KeyMeâ€™s mobile app lets users take photos of their keys, store them in the cloud, and retrieve them if emergencies pop up.
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3D printing has found yet another unexpected ally: your local locksmith
3D printing marketplace Shapeways is teaming up with digitalÂ key storage startup KeyMe to let users print their own custom keys in materials like brass and plastic (which is surprisingly sturdy, KeyMe tells us).
KeyMeâ€™s mobile appÂ lets users take photos of their keys, store them in the cloud, and retrieve them if emergencies pop up. The company is positioning itself as alternative to emergency locksmith visits, whose services can â€” and often doâ€“ run for as high as $200. So instead of paying a locksmith to copy their keys, KeyMe customers can pay the company$60 to manufacture and deliver them within an hour. (The company is also installing key-making kiosks in five or so 7-Eleven and Bed Bath & Beyond stores in Manhattan.)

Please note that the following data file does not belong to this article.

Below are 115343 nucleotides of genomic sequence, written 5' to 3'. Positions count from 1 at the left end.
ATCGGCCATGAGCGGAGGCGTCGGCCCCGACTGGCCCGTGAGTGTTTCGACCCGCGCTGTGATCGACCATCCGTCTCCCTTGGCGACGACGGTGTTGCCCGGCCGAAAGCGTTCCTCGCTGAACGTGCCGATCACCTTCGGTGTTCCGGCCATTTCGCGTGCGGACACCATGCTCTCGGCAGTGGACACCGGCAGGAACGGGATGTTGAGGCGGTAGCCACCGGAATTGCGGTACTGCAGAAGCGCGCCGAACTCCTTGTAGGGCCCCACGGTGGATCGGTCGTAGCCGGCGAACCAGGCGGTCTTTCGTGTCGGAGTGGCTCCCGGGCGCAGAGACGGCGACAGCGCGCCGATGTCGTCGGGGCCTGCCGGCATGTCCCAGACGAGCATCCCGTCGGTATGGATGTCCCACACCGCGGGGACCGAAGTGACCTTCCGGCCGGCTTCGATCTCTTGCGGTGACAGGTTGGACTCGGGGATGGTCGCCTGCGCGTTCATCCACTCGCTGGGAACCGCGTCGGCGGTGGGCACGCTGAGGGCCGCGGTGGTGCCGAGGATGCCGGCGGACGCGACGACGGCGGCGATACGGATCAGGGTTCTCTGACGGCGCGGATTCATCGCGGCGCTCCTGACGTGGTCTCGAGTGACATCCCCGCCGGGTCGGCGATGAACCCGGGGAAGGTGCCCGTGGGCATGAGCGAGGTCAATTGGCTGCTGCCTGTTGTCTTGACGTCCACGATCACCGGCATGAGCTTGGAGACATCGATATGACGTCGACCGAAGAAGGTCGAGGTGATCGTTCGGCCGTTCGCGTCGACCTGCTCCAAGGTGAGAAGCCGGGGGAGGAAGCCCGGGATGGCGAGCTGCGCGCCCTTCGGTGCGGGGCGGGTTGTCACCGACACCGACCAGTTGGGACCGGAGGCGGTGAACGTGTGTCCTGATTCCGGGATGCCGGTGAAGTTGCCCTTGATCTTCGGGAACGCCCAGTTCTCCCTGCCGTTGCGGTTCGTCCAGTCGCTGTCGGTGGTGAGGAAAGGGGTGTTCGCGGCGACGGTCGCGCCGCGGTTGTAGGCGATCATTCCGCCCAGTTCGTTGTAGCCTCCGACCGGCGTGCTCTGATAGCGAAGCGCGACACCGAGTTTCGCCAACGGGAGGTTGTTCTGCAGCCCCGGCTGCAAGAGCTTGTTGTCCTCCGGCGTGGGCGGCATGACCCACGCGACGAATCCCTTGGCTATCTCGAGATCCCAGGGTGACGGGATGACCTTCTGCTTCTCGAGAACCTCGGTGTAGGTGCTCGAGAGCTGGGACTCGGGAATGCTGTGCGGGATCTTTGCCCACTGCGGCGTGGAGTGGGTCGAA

The Shapeways partnership adds yet another layer to the KeyMe concept, letting users not only customize and print their keys via Shapeways, but also letting the more forward-thinking of them use their own 3D printers to make keys at home.
KeyMe founderÂ Greg Marsh tells us that KeyMe is bringing some much-needed innovation to the locksmith industry, which has so far been, er, locked in time. Despite that resistance to change, the locksmithing pulls in $5 billion per year, Marsh says, making it a lucrative industry thatâ€™s also ripe for disruption.